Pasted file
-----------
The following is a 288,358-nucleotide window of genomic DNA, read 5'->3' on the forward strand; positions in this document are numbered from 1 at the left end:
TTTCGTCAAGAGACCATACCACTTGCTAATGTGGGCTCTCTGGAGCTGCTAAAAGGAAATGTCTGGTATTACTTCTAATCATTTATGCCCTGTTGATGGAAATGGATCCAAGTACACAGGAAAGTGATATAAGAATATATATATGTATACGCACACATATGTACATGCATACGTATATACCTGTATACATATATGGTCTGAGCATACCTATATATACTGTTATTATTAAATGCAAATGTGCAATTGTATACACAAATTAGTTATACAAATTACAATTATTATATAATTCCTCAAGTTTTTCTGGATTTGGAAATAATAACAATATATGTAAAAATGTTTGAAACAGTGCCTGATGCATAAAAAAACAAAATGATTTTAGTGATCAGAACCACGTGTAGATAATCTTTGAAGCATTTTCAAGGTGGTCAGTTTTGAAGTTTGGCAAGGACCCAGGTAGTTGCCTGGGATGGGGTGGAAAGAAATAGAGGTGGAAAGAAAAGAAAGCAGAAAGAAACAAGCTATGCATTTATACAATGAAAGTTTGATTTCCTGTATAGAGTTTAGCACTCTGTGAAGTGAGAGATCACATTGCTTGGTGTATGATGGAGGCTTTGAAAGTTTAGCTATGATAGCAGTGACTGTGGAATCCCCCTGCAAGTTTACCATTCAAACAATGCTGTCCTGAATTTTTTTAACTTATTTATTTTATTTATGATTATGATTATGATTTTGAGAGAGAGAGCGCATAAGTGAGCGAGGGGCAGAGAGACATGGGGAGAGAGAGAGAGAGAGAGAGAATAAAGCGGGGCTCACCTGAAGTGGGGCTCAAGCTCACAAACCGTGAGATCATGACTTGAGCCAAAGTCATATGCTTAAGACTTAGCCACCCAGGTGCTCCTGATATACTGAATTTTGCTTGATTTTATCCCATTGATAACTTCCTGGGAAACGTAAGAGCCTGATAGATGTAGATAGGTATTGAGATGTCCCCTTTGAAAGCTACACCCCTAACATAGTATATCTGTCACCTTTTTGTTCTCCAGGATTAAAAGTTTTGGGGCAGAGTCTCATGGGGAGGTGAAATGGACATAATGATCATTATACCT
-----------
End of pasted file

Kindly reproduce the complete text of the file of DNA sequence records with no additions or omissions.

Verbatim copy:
The following is a 288,358-nucleotide window of genomic DNA, read 5'->3' on the forward strand; positions in this document are numbered from 1 at the left end:
TTTCGTCAAGAGACCATACCACTTGCTAATGTGGGCTCTCTGGAGCTGCTAAAAGGAAATGTCTGGTATTACTTCTAATCATTTATGCCCTGTTGATGGAAATGGATCCAAGTACACAGGAAAGTGATATAAGAATATATATATGTATACGCACACATATGTACATGCATACGTATATACCTGTATACATATATGGTCTGAGCATACCTATATATACTGTTATTATTAAATGCAAATGTGCAATTGTATACACAAATTAGTTATACAAATTACAATTATTATATAATTCCTCAAGTTTTTCTGGATTTGGAAATAATAACAATATATGTAAAAATGTTTGAAACAGTGCCTGATGCATAAAAAAACAAAATGATTTTAGTGATCAGAACCACGTGTAGATAATCTTTGAAGCATTTTCAAGGTGGTCAGTTTTGAAGTTTGGCAAGGACCCAGGTAGTTGCCTGGGATGGGGTGGAAAGAAATAGAGGTGGAAAGAAAAGAAAGCAGAAAGAAACAAGCTATGCATTTATACAATGAAAGTTTGATTTCCTGTATAGAGTTTAGCACTCTGTGAAGTGAGAGATCACATTGCTTGGTGTATGATGGAGGCTTTGAAAGTTTAGCTATGATAGCAGTGACTGTGGAATCCCCCTGCAAGTTTACCATTCAAACAATGCTGTCCTGAATTTTTTTAACTTATTTATTTTATTTATGATTATGATTATGATTTTGAGAGAGAGAGCGCATAAGTGAGCGAGGGGCAGAGAGACATGGGGAGAGAGAGAGAGAGAGAGAGAATAAAGCGGGGCTCACCTGAAGTGGGGCTCAAGCTCACAAACCGTGAGATCATGACTTGAGCCAAAGTCATATGCTTAAGACTTAGCCACCCAGGTGCTCCTGATATACTGAATTTTGCTTGATTTTATCCCATTGATAACTTCCTGGGAAACGTAAGAGCCTGATAGATGTAGATAGGTATTGAGATGTCCCCTTTGAAAGCTACACCCCTAACATAGTATATCTGTCACCTTTTTGTTCTCCAGGATTAAAAGTTTTGGGGCAGAGTCTCATGGGGAGGTGAAATGGACATAATGATCATTATACCT